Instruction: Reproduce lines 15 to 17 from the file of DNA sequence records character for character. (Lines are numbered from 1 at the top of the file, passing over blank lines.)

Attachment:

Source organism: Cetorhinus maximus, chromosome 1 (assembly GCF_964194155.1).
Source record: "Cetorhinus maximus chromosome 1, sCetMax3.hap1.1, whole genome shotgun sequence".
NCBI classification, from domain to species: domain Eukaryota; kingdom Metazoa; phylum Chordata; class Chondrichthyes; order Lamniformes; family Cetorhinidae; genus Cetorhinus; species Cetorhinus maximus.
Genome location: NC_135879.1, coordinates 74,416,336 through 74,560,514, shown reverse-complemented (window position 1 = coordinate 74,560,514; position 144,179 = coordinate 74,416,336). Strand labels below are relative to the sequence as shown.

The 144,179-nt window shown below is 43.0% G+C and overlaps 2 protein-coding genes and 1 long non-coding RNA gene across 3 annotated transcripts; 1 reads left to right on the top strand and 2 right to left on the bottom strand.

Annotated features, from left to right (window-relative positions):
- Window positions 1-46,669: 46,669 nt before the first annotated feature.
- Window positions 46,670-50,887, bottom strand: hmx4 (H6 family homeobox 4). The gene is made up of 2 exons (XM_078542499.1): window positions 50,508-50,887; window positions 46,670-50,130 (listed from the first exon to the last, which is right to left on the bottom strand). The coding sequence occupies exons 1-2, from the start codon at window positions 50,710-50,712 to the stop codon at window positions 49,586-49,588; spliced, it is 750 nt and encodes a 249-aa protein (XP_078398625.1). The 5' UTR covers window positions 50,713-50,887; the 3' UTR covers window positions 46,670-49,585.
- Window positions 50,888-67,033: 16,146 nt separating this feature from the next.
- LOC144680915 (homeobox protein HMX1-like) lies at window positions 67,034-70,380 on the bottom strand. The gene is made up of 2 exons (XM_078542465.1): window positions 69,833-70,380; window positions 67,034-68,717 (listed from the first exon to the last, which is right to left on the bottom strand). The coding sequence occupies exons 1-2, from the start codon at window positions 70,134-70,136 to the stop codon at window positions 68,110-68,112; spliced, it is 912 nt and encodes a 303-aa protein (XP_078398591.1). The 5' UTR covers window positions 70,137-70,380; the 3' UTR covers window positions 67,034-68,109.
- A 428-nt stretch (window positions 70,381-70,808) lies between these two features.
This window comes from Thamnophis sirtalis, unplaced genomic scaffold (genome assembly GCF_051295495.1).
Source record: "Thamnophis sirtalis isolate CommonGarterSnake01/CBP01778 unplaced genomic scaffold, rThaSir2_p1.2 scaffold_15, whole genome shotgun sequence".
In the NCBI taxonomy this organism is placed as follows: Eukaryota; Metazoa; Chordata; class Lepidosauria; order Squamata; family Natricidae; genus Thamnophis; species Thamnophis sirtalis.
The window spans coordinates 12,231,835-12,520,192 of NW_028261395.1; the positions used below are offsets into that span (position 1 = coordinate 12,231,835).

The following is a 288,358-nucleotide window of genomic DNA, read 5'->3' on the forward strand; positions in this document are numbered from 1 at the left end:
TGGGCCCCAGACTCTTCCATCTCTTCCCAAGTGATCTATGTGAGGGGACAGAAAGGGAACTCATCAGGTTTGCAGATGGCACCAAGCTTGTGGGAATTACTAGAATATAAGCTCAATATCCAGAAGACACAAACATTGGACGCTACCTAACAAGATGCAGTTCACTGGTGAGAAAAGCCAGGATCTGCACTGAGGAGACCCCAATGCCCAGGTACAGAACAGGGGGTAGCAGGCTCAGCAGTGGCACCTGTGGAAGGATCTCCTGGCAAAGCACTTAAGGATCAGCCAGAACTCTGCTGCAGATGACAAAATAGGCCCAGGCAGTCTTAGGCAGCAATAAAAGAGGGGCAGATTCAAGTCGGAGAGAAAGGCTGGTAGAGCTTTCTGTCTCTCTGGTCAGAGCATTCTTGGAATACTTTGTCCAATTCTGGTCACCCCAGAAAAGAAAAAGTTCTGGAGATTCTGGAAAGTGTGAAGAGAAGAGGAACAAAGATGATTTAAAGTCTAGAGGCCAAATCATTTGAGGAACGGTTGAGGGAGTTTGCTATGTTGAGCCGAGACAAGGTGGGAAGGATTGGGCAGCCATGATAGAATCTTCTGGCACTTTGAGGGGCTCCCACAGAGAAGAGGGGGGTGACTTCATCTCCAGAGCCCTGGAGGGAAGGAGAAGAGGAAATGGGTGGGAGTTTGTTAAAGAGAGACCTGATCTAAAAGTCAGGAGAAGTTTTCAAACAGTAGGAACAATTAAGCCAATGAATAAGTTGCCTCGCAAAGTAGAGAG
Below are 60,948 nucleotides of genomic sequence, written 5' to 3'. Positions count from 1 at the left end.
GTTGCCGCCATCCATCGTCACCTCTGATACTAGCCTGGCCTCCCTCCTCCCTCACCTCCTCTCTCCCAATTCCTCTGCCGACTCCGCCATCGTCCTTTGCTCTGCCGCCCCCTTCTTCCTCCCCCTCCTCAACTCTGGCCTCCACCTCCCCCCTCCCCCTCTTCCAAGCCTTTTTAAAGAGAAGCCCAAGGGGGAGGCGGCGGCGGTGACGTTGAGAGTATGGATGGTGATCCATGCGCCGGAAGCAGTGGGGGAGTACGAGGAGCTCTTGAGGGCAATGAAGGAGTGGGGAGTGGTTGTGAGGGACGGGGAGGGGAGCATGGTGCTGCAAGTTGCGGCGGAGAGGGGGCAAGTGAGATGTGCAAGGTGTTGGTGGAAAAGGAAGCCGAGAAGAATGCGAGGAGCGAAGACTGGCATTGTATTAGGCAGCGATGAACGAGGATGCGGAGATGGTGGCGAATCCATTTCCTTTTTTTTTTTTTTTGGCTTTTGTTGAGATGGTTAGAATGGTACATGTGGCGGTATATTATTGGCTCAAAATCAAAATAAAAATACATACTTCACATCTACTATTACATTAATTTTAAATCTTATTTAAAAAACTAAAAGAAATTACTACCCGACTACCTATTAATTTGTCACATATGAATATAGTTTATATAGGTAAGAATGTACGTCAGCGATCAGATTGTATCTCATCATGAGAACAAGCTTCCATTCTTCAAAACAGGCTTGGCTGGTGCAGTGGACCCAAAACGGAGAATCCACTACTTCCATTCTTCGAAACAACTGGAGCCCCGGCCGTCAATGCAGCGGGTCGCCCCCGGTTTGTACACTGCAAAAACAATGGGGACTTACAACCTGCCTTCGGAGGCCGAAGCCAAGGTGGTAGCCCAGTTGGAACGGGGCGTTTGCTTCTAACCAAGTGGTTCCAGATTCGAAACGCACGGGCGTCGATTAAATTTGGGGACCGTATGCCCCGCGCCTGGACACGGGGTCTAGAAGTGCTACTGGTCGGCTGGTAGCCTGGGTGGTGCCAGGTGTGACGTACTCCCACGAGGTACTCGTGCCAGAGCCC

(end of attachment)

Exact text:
The window spans coordinates 12,231,835-12,520,192 of NW_028261395.1; the positions used below are offsets into that span (position 1 = coordinate 12,231,835).

The following is a 288,358-nucleotide window of genomic DNA, read 5'->3' on the forward strand; positions in this document are numbered from 1 at the left end:
TGGGCCCCAGACTCTTCCATCTCTTCCCAAGTGATCTATGTGAGGGGACAGAAAGGGAACTCATCAGGTTTGCAGATGGCACCAAGCTTGTGGGAATTACTAGAATATAAGCTCAATATCCAGAAGACACAAACATTGGACGCTACCTAACAAGATGCAGTTCACTGGTGAGAAAAGCCAGGATCTGCACTGAGGAGACCCCAATGCCCAGGTACAGAACAGGGGGTAGCAGGCTCAGCAGTGGCACCTGTGGAAGGATCTCCTGGCAAAGCACTTAAGGATCAGCCAGAACTCTGCTGCAGATGACAAAATAGGCCCAGGCAGTCTTAGGCAGCAATAAAAGAGGGGCAGATTCAAGTCGGAGAGAAAGGCTGGTAGAGCTTTCTGTCTCTCTGGTCAGAGCATTCTTGGAATACTTTGTCCAATTCTGGTCACCCCAGAAAAGAAAAAGTTCTGGAGATTCTGGAAAGTGTGAAGAGAAGAGGAACAAAGATGATTTAAAGTCTAGAGGCCAAATCATTTGAGGAACGGTTGAGGGAGTTTGCTATGTTGAGCCGAGACAAGGTGGGAAGGATTGGGCAGCCATGATAGAATCTTCTGGCACTTTGAGGGGCTCCCACAGAGAAGAGGGGGGTGACTTCATCTCCAGAGCCCTGGAGGGAAGGAGAAGAGGAAATGGGTGGGAGTTTGTTAAAGAGAGACCTGATCTAAAAGTCAGGAGAAGTTTTCAAACAGTAGGAACAATTAAGCCAATGAATAAGTTGCCTCGCAAAGTAGAGAG